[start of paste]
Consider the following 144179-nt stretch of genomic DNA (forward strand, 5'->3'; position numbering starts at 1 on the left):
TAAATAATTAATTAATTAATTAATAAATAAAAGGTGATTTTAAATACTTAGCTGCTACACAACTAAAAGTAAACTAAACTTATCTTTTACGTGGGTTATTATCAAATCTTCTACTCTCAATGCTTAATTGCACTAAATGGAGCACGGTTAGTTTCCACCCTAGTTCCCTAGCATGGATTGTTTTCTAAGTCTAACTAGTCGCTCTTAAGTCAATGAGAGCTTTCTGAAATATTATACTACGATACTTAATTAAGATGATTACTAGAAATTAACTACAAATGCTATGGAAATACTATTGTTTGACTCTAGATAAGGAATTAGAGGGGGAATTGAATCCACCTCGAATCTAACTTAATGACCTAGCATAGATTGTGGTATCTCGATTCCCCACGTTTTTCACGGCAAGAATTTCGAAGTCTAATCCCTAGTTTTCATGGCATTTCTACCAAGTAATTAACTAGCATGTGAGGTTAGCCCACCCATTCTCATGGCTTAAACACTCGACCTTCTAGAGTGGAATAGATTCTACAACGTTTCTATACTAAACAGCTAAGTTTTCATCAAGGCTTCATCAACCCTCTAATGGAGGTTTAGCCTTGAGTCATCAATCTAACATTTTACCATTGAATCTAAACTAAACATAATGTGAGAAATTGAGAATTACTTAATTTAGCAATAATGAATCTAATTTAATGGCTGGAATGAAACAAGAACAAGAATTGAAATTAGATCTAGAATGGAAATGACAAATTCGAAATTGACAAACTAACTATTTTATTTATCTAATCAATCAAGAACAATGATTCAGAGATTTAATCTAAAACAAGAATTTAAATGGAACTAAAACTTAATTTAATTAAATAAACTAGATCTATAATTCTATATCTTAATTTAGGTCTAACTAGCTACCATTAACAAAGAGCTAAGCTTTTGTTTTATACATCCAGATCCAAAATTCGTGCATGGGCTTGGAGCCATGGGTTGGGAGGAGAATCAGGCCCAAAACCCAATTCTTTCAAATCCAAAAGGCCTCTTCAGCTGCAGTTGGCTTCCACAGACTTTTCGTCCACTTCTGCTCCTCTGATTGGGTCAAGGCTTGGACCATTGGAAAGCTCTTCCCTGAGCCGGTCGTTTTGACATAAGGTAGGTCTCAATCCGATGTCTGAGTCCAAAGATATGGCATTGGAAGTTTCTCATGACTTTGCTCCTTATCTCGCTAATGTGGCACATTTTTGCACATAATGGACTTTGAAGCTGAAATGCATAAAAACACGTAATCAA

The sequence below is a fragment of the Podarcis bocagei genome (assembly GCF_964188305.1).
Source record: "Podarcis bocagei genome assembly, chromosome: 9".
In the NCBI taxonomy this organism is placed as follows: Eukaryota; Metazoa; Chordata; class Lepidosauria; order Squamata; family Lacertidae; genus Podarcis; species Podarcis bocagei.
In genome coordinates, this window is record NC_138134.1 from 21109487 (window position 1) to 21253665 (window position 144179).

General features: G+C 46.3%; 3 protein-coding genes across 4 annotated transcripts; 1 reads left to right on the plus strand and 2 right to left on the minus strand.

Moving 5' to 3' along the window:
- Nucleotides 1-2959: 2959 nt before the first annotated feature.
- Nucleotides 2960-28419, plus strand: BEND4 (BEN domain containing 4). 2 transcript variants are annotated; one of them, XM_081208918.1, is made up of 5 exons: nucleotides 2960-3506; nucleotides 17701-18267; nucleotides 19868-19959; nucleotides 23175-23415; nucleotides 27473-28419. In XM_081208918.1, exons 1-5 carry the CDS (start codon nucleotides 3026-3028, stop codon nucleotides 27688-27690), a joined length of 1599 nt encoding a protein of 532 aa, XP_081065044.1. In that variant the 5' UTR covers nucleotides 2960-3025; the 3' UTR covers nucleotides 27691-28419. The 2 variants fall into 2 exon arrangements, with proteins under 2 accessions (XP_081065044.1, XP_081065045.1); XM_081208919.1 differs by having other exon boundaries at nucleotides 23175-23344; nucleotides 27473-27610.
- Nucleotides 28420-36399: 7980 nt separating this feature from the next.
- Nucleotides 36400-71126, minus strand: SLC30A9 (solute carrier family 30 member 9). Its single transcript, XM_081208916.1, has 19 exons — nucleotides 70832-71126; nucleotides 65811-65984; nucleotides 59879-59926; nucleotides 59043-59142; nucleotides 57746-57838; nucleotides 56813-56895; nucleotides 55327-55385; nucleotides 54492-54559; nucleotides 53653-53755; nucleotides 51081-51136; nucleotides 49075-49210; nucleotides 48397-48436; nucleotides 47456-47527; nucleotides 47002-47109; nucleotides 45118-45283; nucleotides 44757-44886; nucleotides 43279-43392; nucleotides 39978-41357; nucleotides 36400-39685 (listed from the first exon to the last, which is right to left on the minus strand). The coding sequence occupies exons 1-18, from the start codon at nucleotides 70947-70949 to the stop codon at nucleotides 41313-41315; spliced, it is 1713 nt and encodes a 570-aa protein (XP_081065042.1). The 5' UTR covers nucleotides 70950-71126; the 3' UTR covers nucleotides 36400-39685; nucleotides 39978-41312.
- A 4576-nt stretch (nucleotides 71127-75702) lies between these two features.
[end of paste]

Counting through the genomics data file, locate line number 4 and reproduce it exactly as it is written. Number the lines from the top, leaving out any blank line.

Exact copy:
Source record: "Podarcis bocagei genome assembly, chromosome: 9".